As a world-traveling vagabond, I’m accustomed to various types of transportation. Whether it’s a tuk-tuk in downtown Bangkok, a friendly donkey in the countryside of Laos, a rickshaw in India’s dusty streets, or a backseat on a rusty, squeaky moped. Whatever the type of transport vessel, I’ve probably tried it and lived to tell about it.
Over the past several years, I’ve fine-tuned my transportation palette and become a connoisseur for the most common mode of backpacker transport – a type often used on cross-country journeys and marketed to the penniless backpacker for whom a flight is just not an option. Yes, I’m speaking fondly of the renowned overnight bus ride. We’ve all taken them. If you haven’t, then count yourself among the lucky ones without permanent back pain.
During my countless experiences on the beloved overnight bus rides, I’ve developed my own “bus rating system,” purely for entertainment purposes, of course. My impractical system gauges such important aspects as seat comfort, bus temperature, leg room, available entertainment, cleanliness, driver friendliness, number and location of rest stops, head rest softness, perhaps most relevant of all, the likeability of the seat partner!
Now, I’ve had quite a range of seat buddies and have accordingly developed a rather high degree of tolerance for a wide variety of personas. For instance, I have been wet on by babies, thrown up on, sat on, stepped on, slept on, drooled on, spit on, and spilt on (both hot and cold drinks). I’ve been groped, flirted with, asked to babysit, taught languages, and invited to discuss the current President more times than I can count. I’ve listened to stories, fables, songs, poems, weight concerns, family worries, and love problems. I have survived breakdowns, sweltering-no-air-conditioning saunas, freezing-too-much-air-conditioning ice lockers, and what-the-heck-are-we-carrying-under-the-bus-I-hope-we-don’t-get-stopped-by-customs possible drug vehicles posing as tourist buses. Basically, I’ve been in any situation one could imagine, and have learned that whatever the circumstances of the bus ride, the seat buddy either makes or breaks the ride.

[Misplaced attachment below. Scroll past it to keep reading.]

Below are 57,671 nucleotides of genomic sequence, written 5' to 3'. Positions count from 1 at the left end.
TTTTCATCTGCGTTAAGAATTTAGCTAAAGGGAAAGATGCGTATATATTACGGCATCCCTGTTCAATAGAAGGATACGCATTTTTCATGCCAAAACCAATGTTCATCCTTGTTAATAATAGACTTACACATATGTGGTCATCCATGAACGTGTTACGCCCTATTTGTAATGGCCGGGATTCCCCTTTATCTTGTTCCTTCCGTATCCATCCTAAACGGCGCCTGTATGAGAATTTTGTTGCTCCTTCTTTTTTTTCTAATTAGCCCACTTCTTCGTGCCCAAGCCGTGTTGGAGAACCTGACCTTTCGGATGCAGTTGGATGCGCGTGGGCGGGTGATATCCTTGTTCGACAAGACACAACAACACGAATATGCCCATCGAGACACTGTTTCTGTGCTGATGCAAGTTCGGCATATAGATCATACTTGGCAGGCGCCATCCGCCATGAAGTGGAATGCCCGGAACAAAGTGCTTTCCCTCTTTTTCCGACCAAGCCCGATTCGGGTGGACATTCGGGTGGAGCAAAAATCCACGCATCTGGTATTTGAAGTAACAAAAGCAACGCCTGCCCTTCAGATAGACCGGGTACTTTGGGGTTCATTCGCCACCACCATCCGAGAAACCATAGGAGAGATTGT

With that being said, I boarded the overnight bus between Auckland and Wellington in high spirits for the opportune bus riding seat mate. “He” would be tall and green-eyed with a splendid accent – a knight in shining armor that will let me rest my head on his shoulder as we share Robbie Williams on his IPOD. What a story to tell our grandchildren some day.
A girl can dream. Nicely put, she resembled an NFL linebacker, had more gold teeth than the Black Pearl crew, and managed to spit directly in my face whenever she spoke. Regarding her stature, I was smashed up against the window with half of my left leg hidden somewhere under her body, a helpless appendage that immediately started tingling as blood stopped flowing to major organs (like my toes). My companion smelled like a horrible brand of rancid raspberry lotion which she rubbed on her bare feet every 20 minutes. Upon inquiry I was told that this was to soften the calluses…of course. If the smell wasn’t enough, her annoying gum chewing in which she was constant chomping, snapping and bubble blowing nearly drove me to jump out the window and hitchhike the rest of the way.
On the other hand, my companion was tremendously friendly. We talked and talked for hours and hours while our Intercity bus sped through the night. I shared chocolate covered almonds and she shared warm, slightly melted gummy snakes. As the time drifted past 2 a.m. she was still talking. I half listened and nodded at appropriate times for it would be rude to fall asleep in the middle of her ramblings. She talked about her church, her kids, her cats, her house, her car, her husband, her eleven grandchildren, her knitting, her grocery list, and her health problems, ailments, doctor’s visits, past three colonoscopies, back difficulties, pills, daily medications, and her ingrown, yellow toenails. I tried my best to show compassion and offer whatever suitable advice I could muster on the spur of the moment as both the pink dawn and Wellington city approached in front of us.
Wellington Arrival – We were dropped off on platform nine of the railway station at 6 o’clock in the morning. I bid farewell to my seat buddy, wished her well with her church cookie-athon, and hopped off the bus with as much grace as my poor, bruised leg could muster.
City buses didn’t start running until 7 a.m., leaving me an hour to tour the empty bus station and pace back and forth, waiting for the bathrooms and coffee shops to open. After a brief mis-hap with boarding the wrong bus, and a small jaunt through the morning rain, I finally arrived at the Nomad’s Capital Backpackers. It wasn’t long before I was crawling into bed to sleep for the rest of the day. Finally!